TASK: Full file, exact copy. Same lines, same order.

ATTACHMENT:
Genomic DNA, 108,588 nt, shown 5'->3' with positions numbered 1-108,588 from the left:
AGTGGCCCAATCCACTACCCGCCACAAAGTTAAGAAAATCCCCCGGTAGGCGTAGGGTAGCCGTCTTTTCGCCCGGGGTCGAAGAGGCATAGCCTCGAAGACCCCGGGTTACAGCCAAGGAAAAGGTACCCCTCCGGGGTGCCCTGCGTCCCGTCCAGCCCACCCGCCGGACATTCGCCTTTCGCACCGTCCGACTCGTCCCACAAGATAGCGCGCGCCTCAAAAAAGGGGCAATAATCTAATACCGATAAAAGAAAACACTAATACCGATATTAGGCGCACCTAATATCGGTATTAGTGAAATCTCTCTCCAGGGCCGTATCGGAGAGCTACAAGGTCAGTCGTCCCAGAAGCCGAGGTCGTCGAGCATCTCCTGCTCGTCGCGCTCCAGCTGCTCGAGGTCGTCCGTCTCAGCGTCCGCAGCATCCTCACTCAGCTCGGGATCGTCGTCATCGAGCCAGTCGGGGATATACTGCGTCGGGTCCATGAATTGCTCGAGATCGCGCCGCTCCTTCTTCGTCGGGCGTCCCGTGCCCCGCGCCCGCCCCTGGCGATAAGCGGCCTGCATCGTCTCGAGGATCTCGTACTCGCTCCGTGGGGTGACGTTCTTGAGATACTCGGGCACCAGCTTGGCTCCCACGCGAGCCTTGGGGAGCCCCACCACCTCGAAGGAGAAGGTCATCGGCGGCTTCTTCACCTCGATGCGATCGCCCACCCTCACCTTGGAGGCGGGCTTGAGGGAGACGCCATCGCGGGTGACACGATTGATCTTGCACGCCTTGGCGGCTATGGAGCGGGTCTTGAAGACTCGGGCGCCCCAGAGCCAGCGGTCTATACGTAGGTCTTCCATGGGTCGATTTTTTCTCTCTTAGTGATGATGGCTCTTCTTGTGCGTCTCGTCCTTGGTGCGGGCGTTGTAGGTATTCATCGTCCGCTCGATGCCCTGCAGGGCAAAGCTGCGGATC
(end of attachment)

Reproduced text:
Genomic DNA, 108,588 nt, shown 5'->3' with positions numbered 1-108,588 from the left:
AGTGGCCCAATCCACTACCCGCCACAAAGTTAAGAAAATCCCCCGGTAGGCGTAGGGTAGCCGTCTTTTCGCCCGGGGTCGAAGAGGCATAGCCTCGAAGACCCCGGGTTACAGCCAAGGAAAAGGTACCCCTCCGGGGTGCCCTGCGTCCCGTCCAGCCCACCCGCCGGACATTCGCCTTTCGCACCGTCCGACTCGTCCCACAAGATAGCGCGCGCCTCAAAAAAGGGGCAATAATCTAATACCGATAAAAGAAAACACTAATACCGATATTAGGCGCACCTAATATCGGTATTAGTGAAATCTCTCTCCAGGGCCGTATCGGAGAGCTACAAGGTCAGTCGTCCCAGAAGCCGAGGTCGTCGAGCATCTCCTGCTCGTCGCGCTCCAGCTGCTCGAGGTCGTCCGTCTCAGCGTCCGCAGCATCCTCACTCAGCTCGGGATCGTCGTCATCGAGCCAGTCGGGGATATACTGCGTCGGGTCCATGAATTGCTCGAGATCGCGCCGCTCCTTCTTCGTCGGGCGTCCCGTGCCCCGCGCCCGCCCCTGGCGATAAGCGGCCTGCATCGTCTCGAGGATCTCGTACTCGCTCCGTGGGGTGACGTTCTTGAGATACTCGGGCACCAGCTTGGCTCCCACGCGAGCCTTGGGGAGCCCCACCACCTCGAAGGAGAAGGTCATCGGCGGCTTCTTCACCTCGATGCGATCGCCCACCCTCACCTTGGAGGCGGGCTTGAGGGAGACGCCATCGCGGGTGACACGATTGATCTTGCACGCCTTGGCGGCTATGGAGCGGGTCTTGAAGACTCGGGCGCCCCAGAGCCAGCGGTCTATACGTAGGTCTTCCATGGGTCGATTTTTTCTCTCTTAGTGATGATGGCTCTTCTTGTGCGTCTCGTCCTTGGTGCGGGCGTTGTAGGTATTCATCGTCCGCTCGATGCCCTGCAGGGCAAAGCTGCGGATC